At last we come to the conclusion of this fine drama. It has been brought (indirectly) to my attention by certain individuals that, in their opinion, this dramatisation has been inferior to the book. I find the idea that this should come as a surprise to me (or anyone else) to be rather odd. It is almost always the case that the screen dramatisation of any book falls short of the source material.
Yet this, and my other posts, have been reviews of the drama as a drama. They have not been assessments of how good an adaptation it has been. So let us move on.
We ended part two with the murder of a blacksmith, the revelation that George Edalji was mixing with some unsavoury characters and the rejection of Conan Doyle by Jean Leckie.
|The physical action goes up a notch|
We therefore opened the final instalment, bizarrely, with Conan Doyle fully focused on the matter in hand and seemingly unconcerned about his recent rejection. He throws himself into the investigation and drags a slightly vexed Woody from Surrey to London to Staffordshire and back again as he follows the clues.
Unlike the previous episodes, there are no flashbacks into Conan Doyle's life. The flashbacks are all into the lives of other characters and this does rather flag those characters up as important ahead of time. I'm not sure that this could have been avoided though. We see the racial prejudice of the local Chief Constable brought into sharp focus in a very well acted verbal fencing bout between him and Conan Doyle - a bout which Conan Doyle essentially loses. This is made all the more uncomfortable when it means the man with the prejudice has won (even if only temporarily). It is also strongly suggested that Edalji suffered physical abuse in prison and that this is responsible for some of his more questionable associations.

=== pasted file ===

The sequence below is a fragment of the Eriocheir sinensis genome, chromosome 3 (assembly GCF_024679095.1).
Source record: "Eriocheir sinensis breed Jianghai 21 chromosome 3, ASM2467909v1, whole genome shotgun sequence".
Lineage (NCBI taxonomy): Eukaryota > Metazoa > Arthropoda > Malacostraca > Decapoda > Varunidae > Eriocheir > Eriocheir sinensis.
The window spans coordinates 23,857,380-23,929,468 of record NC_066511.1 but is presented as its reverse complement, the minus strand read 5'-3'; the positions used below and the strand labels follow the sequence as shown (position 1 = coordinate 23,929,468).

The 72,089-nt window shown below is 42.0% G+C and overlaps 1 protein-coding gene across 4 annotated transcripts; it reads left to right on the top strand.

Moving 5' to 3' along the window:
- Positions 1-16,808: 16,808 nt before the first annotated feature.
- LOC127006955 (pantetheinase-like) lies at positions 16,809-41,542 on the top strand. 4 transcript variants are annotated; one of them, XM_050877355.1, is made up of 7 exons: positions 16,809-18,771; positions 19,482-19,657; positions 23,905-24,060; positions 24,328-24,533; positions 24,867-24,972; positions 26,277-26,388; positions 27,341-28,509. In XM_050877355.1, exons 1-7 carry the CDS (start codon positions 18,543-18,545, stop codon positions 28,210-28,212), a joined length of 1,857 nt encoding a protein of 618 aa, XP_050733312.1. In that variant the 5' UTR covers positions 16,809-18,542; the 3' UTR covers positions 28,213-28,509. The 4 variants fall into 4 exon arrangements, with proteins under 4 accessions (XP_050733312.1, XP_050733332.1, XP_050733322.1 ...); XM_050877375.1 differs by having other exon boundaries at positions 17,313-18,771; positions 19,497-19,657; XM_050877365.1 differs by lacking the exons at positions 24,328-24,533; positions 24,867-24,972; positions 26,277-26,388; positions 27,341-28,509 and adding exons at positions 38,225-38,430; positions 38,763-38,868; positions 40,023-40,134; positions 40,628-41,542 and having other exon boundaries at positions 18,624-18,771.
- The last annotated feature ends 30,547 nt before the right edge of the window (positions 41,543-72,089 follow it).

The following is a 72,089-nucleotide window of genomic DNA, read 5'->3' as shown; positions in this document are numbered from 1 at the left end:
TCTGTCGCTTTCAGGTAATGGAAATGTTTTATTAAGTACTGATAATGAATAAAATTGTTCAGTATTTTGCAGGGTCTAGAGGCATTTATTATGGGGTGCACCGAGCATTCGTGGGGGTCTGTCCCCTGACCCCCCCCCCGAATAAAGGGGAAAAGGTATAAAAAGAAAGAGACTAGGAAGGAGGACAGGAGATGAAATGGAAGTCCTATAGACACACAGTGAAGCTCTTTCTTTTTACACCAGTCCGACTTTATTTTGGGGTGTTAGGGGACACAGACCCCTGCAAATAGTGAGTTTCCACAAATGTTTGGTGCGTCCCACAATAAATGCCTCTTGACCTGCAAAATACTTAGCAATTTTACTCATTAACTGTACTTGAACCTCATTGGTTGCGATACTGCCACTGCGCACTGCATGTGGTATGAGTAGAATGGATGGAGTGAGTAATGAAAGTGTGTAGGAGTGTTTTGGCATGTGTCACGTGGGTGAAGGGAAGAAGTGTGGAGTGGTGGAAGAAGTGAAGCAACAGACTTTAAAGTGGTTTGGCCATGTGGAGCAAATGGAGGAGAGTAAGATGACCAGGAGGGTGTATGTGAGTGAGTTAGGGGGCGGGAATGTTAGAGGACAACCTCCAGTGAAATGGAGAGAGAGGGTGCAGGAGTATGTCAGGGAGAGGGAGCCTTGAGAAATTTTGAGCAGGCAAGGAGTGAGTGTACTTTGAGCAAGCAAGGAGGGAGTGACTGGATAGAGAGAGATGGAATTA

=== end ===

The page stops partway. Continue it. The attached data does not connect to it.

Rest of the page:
We see more results of the actions of the Wyrley Ripper although none are depicted actually taking place. This is one of the things that has impressed me. The opening episode essentially contained the only scene where we witnessed violence being inflicted on an animal by the perpetrator and yet it hangs over the entire drama, remaining fresh in our memories and thus removing any requirement to repeat it.
|The battle is won|
|Life back on track|
I've already pre-ordered the DVD and hope that this heralds further dramas. ITV would be on to a winner if they handled it right.
Written by Alistair DuncanBuy my books here